I'm not an anti-CM Punkist. I believe that one day he will be a very accomplished performer and time spent on developing him is not wasted. My concern is that he will become a victim of too much too soon, or Lesnered as the case maybe. The WWE is in a lot of ways so very desperate for the younger generation of performers to assume the very big shoes that are about to be left open in coming years, that I think they are inadvertedly falling into the Brady trap. Which is the idea that you can take a young quarterback put him out there and have instant success. Not every young talented quarterback is Tom Brady, and not every young talented wrestler is Randy Orton. I realize that for gestation period concerns, CM Punk is not truly as new to this scene as he may seem. Unfortunately as his workload has gone up, there have been instances that have looked frighteningly similar to Tito Ortiz gassing out after the first round. Clumsily and sometimes sloppy ring work, a lackluster performance and a lack of commitment to hard sells and story while performing in the ring. When was the last time you saw Matt Hardy beat red and breathing heavy after 3 minutes of ring time? I believe my concern is well placed.

I openly questioned the decision to make CM Punk the new Money in the Bank at Wrestlemania. Let's be honest, Edge has wrecked that spot for anyone that comes after him. It will be very hard to fill the very heavy shoes of the Rated R Superstar who made Money in the Bank the sleazy opportunistic bacchanalia that it was always meant to be. I believe Ken Kennedy would've made it his own, John Morrison would've made it positively decadent and even Shelton Benjamin would've lived it up a little. The issue is that Money in the Bank was test driven by Rob Van Dam, his casual stoner ideology towards it made the story fly. Then Edge got a hold of it and the whole concept developed flesh and bones to become a living breathing presence. Now Money in the Bank has to be an aggressively talented heel, unless there is a face performer strong enough to reassign it. One day that face maybe CM Punk. But right now, he just isn't ready for that large of a task.

So I was relieved when Punk tapped out to Regal. With there being a question as to how well of a Money in the Bank he can actually be, adding the reintroduction of King of the Ring would’ve been devastating. Considering that the last King of the Ring was the always increasingly en fuego King Booker and Sharmell combo that brought back the original insanity of the Macho King and the Sensational Queen Sherri, this was not a job for a rookie. Only a seasoned veteran like Lord Regal could ever hope to reign in and supplant the legacy left by the last great King of the Ring and his unruly queen.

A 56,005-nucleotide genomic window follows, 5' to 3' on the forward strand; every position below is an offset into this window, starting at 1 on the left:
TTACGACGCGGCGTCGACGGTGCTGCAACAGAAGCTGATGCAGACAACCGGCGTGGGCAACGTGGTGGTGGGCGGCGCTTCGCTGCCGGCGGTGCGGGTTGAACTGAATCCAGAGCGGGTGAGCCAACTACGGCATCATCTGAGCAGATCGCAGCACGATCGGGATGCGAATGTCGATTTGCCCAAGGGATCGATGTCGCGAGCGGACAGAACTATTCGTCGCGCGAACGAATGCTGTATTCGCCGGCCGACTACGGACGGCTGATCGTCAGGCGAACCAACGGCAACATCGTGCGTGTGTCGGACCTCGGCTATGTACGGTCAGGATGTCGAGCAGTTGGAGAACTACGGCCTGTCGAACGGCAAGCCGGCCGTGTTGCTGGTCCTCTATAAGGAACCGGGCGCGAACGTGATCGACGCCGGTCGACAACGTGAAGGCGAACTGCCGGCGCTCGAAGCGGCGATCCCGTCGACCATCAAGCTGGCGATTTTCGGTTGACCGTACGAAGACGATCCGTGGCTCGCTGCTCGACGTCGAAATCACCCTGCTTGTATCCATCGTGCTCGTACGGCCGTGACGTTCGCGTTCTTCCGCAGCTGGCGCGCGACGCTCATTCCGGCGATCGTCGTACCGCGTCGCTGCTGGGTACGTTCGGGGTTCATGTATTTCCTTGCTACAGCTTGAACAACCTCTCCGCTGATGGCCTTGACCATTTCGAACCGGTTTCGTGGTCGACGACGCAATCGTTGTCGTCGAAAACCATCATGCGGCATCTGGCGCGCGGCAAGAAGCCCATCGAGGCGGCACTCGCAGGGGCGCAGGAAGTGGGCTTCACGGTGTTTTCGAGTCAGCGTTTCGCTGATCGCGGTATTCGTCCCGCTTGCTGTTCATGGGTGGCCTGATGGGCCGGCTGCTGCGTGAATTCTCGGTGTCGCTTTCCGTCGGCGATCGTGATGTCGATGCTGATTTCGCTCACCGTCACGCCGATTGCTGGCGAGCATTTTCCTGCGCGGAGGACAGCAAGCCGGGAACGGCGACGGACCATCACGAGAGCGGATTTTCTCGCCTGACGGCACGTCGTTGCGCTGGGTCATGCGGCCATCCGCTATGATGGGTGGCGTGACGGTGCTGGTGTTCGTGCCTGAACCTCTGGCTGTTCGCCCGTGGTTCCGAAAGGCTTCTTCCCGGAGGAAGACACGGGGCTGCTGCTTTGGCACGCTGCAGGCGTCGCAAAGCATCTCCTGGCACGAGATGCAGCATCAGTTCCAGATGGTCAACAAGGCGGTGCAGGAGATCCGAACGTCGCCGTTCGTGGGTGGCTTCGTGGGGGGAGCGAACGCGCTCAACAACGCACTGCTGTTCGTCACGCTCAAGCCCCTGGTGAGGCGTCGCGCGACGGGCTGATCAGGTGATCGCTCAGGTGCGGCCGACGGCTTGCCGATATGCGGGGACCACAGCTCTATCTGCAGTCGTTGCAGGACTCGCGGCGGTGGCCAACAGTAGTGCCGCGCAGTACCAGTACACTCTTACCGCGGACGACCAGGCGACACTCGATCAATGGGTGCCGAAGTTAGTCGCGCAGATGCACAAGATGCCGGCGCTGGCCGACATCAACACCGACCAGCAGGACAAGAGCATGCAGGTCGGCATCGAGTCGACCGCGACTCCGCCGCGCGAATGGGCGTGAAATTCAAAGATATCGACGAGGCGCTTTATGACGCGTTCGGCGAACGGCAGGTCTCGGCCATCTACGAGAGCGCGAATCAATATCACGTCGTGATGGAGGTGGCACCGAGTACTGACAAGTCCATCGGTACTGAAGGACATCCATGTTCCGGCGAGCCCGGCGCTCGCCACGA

Being that I love the sport, the business, the performance, whatever you want to call it. I'm hoping that CM Punk will surprise me and make Money in the Bank his own. I'm hoping that this enables him to attain the status that the majority of fans seem to want for him and the organization wants for him. In the end perhaps these conditioning issues that I noticed are the real reason why he was de-throned so quickly for a ring warrior like Chavo Guerrero. ECW is a tough gig these days. Easily the least watched of the WWE television programming. This is not the time to present a champ that may not be up to snuff in some capacity. Hopefully sometime soon I can celebrate with the fan base the arrival of someone who can truly carry being the straight-edged hardcore Mr. Money in the Bank.

Wednesday, April 23, 2008

THE NEW AGE OF PROFESSIONAL WRESTLING IN AMERICA

On a very recent episode of the WWE’s main flagship show Monday Night Raw, third generation professional wrestler Randy Orton declared to all that would hear him that we, being fans and other performers alike, had entered the “Age of Orton.” I thought the gesture was perfect, outlandish, idealistic and oppressively decisive all at once, a true masterstroke in regards to endearing envy and distain with faint traces of admiration. That is what the best heels do well, make you love to hate them. Over the weeks that followed I would find myself sitting somewhere in traffic or in a grocery store and I would randomly recall the declaration and giggle to myself. Not truly knowing what happened to spark the inspired moment to come to me again. But today I found myself reconsidering what had been said, and then honestly viewing it with a discerning eye, had to concede, mayhap the boy is right. Not just in regards to where this generation of individual wrestler stands but in regards to where this time period finds the state of professional wrestling in America. After all, Backlash pending, if he remains the WWE champion for the bulk of this intense transition period for the performing art that wrestling is starting to be recognized as, what better name for it could there be. I’m sure a few arguments could be raised for the ‘Era Rated R’ or perhaps a ‘V 1 Renaissance’, I digress.

Professional wrestling finds itself in a very interesting position in this new age of Sports Entertainment. Thanks to the outcry from the World Wildlife Federation, the organization that was incensed at the idea of having to share the acronym of WWF with an entity they considered false and ultimately beneath them, the owners of the WWE were forced to change what they had owned outright for years. Rightfully so, no astute businessman in his right mind goes to war with an organization that is trying to protect nature, it’s a no win situation. If you win, you’re the bad guy; if you lose you’re the bad guy and a loser. So, in a shrewd, but much debated move, Vince McMahon and family decided years ago to declare in a loud and unwavering voice. Yes, ‘wrestling is fake.’